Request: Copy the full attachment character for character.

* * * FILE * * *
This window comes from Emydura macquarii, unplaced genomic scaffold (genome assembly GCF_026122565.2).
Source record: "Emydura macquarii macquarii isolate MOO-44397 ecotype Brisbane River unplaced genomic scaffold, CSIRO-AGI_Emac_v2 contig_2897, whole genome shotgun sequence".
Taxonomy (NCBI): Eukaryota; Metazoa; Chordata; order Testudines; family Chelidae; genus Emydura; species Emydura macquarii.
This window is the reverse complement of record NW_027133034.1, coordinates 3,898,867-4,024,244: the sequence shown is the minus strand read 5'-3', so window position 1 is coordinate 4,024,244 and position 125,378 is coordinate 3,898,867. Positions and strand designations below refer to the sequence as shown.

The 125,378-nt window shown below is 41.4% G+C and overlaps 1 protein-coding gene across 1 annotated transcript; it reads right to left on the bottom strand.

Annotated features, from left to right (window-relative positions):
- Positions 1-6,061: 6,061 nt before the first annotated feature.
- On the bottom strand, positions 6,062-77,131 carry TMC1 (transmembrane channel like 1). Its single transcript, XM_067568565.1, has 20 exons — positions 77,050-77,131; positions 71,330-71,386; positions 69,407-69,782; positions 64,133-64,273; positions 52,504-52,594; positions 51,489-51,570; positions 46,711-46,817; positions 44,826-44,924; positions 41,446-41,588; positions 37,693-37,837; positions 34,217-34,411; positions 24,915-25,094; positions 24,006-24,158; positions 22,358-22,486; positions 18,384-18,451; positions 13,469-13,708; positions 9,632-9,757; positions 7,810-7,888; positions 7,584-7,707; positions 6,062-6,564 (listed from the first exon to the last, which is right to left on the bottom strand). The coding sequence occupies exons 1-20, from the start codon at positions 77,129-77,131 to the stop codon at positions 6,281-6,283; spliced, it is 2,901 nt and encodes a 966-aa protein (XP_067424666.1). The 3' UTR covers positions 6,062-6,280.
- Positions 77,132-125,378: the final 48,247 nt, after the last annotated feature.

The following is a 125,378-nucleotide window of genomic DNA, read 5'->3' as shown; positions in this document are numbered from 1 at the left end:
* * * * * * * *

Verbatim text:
This window comes from Emydura macquarii, unplaced genomic scaffold (genome assembly GCF_026122565.2).
Source record: "Emydura macquarii macquarii isolate MOO-44397 ecotype Brisbane River unplaced genomic scaffold, CSIRO-AGI_Emac_v2 contig_2897, whole genome shotgun sequence".
Taxonomy (NCBI): Eukaryota; Metazoa; Chordata; order Testudines; family Chelidae; genus Emydura; species Emydura macquarii.
This window is the reverse complement of record NW_027133034.1, coordinates 3,898,867-4,024,244: the sequence shown is the minus strand read 5'-3', so window position 1 is coordinate 4,024,244 and position 125,378 is coordinate 3,898,867. Positions and strand designations below refer to the sequence as shown.

The 125,378-nt window shown below is 41.4% G+C and overlaps 1 protein-coding gene across 1 annotated transcript; it reads right to left on the bottom strand.

Annotated features, from left to right (window-relative positions):
- Positions 1-6,061: 6,061 nt before the first annotated feature.
- On the bottom strand, positions 6,062-77,131 carry TMC1 (transmembrane channel like 1). Its single transcript, XM_067568565.1, has 20 exons — positions 77,050-77,131; positions 71,330-71,386; positions 69,407-69,782; positions 64,133-64,273; positions 52,504-52,594; positions 51,489-51,570; positions 46,711-46,817; positions 44,826-44,924; positions 41,446-41,588; positions 37,693-37,837; positions 34,217-34,411; positions 24,915-25,094; positions 24,006-24,158; positions 22,358-22,486; positions 18,384-18,451; positions 13,469-13,708; positions 9,632-9,757; positions 7,810-7,888; positions 7,584-7,707; positions 6,062-6,564 (listed from the first exon to the last, which is right to left on the bottom strand). The coding sequence occupies exons 1-20, from the start codon at positions 77,129-77,131 to the stop codon at positions 6,281-6,283; spliced, it is 2,901 nt and encodes a 966-aa protein (XP_067424666.1). The 3' UTR covers positions 6,062-6,280.
- Positions 77,132-125,378: the final 48,247 nt, after the last annotated feature.

The following is a 125,378-nucleotide window of genomic DNA, read 5'->3' as shown; positions in this document are numbered from 1 at the left end: